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October 22, 2013

News & Features

First all-Porsche exhibit shows off 'rolling sculpture'

The Associated Press

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Ken Gross is the curator for the show "Porsche by Design: Seducing Speed." (Gerry Broome / The Associated Press)

Curator Ken Gross had his first encounter with Porsches in college, when the cool guys were driving Super 90 Coupes. His old Ford, which was fine for attracting girls in high school, didn't compare.

"I lusted after that car," Gross says. "A friend let me drive his, and it was kind of an epiphany for me."

He bought a 1961 Super 90 Coupe after graduate school in 1966 and then sold it before he went to Vietnam in the U.S. Navy. Although he hasn't owned another one since, he has found a job that makes for a fine consolation prize — curating museum shows that include Porsches, such as the one that recently opened at the North Carolina Museum of Art (NCMA) in Raleigh.

The show is different from other car exhibits that Gross has curated because it's the first one he's done that focuses only on Porsches. The show has 22 of the German-made cars, starting with a 1938 Type 64 Berlin-Rom Racer and including actor Steve McQueen's 1958 Speedster, fashion designer Ralph Lauren's 1988 Type 959 and a 1989 Panamericana concept car with a zip-off roof that's never been in the U.S. before and was an 80th birthday gift to Ferry Porsche. It's the only one of that car, which had a dune buggy feel to it while still maintaining that clear Porsche design.

If you go
    The North Carolina Museum of Art in Raleigh presents the show "Porsche by Design: Seducing Speed" through Jan. 20. For details, visit ncartmuseum.org.

Porsche didn't put the car into production, although elements of its design are apparent in the modern 911s, Gross says.

Janis Joplin's psychedelically painted 1965 Type 356C Cabriolet, which is usually at the Rock and Roll Hall of Fame in Cleveland, also is part of the exhibit, titled "Porsche by Design: Seducing Speed."

Museum exhibits of cars date to 1951, when the Museum of Modern Art produced the show "Eight Automobiles." They are gaining in popularity with museum directors, who see them as a way to attract a new audience.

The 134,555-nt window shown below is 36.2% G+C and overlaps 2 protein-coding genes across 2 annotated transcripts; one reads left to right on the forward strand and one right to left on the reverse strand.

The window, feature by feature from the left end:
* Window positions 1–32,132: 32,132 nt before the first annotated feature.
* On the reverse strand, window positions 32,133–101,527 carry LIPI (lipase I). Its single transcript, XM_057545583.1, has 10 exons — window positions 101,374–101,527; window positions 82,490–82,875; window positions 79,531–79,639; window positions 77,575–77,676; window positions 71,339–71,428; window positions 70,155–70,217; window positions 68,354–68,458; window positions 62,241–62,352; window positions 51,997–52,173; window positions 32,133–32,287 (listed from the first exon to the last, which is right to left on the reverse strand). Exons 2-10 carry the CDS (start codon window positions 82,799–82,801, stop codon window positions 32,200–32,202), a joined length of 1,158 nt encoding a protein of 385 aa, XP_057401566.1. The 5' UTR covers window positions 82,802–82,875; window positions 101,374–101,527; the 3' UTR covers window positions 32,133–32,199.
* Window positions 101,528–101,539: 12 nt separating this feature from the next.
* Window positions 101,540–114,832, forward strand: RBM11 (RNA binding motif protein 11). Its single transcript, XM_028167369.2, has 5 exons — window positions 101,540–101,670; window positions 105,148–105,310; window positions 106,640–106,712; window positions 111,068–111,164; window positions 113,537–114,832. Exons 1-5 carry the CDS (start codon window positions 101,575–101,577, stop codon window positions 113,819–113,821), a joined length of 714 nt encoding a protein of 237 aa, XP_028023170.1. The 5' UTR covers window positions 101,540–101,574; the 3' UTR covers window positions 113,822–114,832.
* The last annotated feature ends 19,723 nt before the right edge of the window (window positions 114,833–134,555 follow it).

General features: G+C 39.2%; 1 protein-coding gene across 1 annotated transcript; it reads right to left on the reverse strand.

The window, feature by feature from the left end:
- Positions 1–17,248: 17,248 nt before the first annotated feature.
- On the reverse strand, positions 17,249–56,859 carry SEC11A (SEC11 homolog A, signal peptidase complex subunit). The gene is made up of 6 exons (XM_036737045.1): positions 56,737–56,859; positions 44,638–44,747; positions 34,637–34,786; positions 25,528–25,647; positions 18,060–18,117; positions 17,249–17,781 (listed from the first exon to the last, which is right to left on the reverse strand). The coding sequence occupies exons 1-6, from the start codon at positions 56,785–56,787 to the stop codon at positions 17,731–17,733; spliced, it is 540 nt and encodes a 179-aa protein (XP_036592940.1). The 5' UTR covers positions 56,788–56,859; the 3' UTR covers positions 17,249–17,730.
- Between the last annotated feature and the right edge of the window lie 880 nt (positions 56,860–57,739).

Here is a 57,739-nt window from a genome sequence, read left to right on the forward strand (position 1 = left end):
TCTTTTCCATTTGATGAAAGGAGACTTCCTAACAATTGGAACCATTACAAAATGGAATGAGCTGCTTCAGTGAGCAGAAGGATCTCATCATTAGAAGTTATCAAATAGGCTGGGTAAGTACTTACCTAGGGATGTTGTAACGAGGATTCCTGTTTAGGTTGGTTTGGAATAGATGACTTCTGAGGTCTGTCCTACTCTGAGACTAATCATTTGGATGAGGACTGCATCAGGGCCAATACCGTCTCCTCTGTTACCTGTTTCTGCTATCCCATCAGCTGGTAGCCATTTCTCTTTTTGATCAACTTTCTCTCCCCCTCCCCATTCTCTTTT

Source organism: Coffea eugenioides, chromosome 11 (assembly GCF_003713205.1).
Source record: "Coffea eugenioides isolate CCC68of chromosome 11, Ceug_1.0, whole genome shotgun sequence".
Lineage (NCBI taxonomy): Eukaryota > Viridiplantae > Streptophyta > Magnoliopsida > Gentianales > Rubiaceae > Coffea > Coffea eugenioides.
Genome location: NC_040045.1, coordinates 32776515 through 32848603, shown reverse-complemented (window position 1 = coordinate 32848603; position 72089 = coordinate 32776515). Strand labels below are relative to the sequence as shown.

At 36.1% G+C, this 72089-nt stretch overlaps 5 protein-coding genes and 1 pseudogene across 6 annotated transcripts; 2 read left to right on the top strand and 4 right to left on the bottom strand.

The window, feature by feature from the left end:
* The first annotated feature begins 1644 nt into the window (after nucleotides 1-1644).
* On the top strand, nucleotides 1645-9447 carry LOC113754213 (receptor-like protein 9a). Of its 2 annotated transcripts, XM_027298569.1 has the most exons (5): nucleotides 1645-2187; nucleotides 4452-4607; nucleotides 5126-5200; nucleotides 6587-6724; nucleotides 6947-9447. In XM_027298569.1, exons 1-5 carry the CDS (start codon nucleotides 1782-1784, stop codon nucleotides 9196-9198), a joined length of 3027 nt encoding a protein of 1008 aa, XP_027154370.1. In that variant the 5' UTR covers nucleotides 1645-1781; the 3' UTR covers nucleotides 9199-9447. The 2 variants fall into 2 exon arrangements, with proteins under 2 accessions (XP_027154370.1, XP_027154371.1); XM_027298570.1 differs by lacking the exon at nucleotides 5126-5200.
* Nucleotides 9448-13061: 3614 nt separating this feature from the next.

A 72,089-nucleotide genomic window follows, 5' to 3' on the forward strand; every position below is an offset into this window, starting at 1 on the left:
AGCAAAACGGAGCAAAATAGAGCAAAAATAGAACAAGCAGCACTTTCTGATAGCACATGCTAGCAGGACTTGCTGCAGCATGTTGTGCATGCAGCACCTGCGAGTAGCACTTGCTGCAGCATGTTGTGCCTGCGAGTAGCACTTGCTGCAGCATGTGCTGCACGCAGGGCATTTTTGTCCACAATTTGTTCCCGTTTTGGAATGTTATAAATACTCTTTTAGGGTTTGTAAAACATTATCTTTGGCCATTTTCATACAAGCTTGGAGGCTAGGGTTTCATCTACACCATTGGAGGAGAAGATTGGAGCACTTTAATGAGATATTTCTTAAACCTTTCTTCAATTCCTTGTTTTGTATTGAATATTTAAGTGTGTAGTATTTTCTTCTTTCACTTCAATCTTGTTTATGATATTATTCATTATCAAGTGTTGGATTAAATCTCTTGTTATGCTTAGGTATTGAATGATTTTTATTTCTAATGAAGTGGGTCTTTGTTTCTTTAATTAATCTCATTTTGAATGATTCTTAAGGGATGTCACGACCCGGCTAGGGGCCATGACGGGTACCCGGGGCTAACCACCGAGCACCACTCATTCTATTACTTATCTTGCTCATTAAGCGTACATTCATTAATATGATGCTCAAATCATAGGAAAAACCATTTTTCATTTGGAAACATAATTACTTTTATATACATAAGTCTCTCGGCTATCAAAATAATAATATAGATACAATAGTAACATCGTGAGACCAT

Gross, former director of the Peterson Automotive Museum in Los Angeles, works as a guest curator for exhibits about cars, most recently at the Frist Center for Visual Arts in Nashville, Tenn. He has exhibits scheduled through 2016.

"They are rolling sculpture," says NCMA Director Larry Wheeler. "It's the design and exquisite quality of Porsche that has been sustained from the very beginning. In terms of art museums embracing great industrial design, this is not new."

Both Wheeler and Gross say they believe that the North Carolina show is the first car exhibit in a fine art museum that features only Porsches.

Several race cars are part of the exhibit, including the Type 804 Formula One from 1962, designed so the driver sat in an aluminum cradle that's formed by the gas tank. Racer Dan Gurney won two races in that car.

"It wasn't that they weren't concerned about safety, but let's say it was a secondary concern," Gross says.

Among the things that set Porsche apart from other automobile manufacturers is its continuity of design, Gross says. This is evident from that 1938 Type 64, designed by founder Ferdinand Porsche, to the race cars that the company originally designed as a way of free advertising, since it didn't have a large marketing budget. The curvy, aerodynamic design continues into the most recent car in the exhibit, a 2010 Type 911 Sport Classic Carrera.

"The people who drive these cars, the enthusiasts who own them, they're looking for that open road," Gross says. "They're looking for that windy, twisty road without a lot of cars. They're looking for someplace you can really exercise and enjoy them.

"That's the thrill. And it doesn't come every time you get in that car. But find just the right off-ramp and the right country road on a weekend morning, and it's exhilarating. It makes the rest of the week fine."

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